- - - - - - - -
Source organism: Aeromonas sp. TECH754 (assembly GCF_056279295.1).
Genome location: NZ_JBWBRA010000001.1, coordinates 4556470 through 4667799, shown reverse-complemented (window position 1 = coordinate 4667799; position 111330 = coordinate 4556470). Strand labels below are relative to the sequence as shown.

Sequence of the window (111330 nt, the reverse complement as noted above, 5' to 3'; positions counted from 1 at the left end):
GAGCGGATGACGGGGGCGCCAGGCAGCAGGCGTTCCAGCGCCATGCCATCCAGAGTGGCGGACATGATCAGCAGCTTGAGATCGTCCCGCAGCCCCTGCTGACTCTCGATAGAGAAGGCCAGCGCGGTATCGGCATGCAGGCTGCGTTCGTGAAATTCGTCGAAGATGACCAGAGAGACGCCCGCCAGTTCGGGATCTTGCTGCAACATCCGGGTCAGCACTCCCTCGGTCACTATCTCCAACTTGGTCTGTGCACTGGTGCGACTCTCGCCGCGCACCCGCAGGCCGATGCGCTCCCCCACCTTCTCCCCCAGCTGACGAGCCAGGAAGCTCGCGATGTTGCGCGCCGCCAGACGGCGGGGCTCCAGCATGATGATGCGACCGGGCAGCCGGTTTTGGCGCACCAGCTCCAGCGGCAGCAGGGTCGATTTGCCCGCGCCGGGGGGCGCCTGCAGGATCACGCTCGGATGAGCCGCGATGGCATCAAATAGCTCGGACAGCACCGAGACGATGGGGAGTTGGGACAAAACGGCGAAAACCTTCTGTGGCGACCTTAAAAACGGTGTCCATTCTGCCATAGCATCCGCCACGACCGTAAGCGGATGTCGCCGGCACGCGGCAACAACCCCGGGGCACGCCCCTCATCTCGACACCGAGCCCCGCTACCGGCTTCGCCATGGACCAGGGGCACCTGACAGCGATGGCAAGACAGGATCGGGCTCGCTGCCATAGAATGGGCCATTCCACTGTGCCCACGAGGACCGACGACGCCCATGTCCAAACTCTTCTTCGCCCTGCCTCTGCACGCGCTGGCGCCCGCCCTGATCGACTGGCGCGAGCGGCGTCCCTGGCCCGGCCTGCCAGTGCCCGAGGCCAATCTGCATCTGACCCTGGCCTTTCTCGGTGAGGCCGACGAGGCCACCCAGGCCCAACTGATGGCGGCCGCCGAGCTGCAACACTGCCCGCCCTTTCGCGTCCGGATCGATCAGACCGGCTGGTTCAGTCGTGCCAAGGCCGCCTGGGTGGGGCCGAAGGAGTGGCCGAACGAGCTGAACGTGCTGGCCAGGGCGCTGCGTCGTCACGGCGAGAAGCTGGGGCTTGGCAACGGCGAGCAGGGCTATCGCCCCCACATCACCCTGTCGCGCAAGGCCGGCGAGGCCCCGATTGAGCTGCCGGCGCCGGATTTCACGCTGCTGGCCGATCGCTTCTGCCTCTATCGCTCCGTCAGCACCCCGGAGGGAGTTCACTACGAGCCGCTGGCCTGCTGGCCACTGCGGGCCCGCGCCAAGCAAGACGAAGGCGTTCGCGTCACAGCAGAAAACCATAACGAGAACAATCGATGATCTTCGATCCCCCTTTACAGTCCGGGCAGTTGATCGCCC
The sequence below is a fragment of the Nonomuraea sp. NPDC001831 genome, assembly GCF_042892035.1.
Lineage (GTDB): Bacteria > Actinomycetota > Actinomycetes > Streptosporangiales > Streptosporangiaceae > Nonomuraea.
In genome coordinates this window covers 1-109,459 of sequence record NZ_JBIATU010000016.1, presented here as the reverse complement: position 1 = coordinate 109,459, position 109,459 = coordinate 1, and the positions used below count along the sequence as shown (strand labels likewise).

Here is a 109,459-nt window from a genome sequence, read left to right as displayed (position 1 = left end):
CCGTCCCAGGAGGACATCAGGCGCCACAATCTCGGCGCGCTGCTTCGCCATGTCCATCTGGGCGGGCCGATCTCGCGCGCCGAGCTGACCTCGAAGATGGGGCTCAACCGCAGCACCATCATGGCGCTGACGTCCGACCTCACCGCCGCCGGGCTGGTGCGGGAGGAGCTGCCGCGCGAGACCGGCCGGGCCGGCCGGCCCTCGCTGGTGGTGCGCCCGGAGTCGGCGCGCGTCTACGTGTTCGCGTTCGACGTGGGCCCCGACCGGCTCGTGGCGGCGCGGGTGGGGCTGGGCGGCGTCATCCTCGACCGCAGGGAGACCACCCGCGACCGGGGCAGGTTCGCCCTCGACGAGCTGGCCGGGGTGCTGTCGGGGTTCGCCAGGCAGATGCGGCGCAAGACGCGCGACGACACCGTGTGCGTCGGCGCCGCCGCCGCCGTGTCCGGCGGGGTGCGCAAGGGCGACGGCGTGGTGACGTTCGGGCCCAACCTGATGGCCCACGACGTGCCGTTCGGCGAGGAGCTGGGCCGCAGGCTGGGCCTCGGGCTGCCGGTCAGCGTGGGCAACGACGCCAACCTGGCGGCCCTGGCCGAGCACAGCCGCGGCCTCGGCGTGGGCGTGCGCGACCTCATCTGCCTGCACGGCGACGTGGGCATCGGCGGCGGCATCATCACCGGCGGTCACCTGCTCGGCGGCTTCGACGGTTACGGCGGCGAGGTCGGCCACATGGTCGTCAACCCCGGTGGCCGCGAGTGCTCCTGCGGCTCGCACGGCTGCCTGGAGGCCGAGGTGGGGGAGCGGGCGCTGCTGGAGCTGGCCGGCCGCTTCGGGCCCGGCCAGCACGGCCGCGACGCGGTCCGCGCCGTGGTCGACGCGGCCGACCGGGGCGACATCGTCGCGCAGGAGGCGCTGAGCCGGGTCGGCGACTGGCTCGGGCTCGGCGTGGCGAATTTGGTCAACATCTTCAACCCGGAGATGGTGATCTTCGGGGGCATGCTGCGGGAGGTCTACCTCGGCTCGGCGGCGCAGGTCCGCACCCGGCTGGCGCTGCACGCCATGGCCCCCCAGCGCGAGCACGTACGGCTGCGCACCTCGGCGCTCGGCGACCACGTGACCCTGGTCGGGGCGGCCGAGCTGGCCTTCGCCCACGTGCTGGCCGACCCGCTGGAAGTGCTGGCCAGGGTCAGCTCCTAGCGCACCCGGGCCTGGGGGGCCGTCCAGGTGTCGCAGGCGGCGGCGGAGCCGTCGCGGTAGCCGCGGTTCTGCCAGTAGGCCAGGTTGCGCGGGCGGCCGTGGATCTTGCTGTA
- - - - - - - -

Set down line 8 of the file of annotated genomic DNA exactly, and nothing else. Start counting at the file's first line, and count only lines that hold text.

Here is a 109,459-nt window from a genome sequence, read left to right as displayed (position 1 = left end):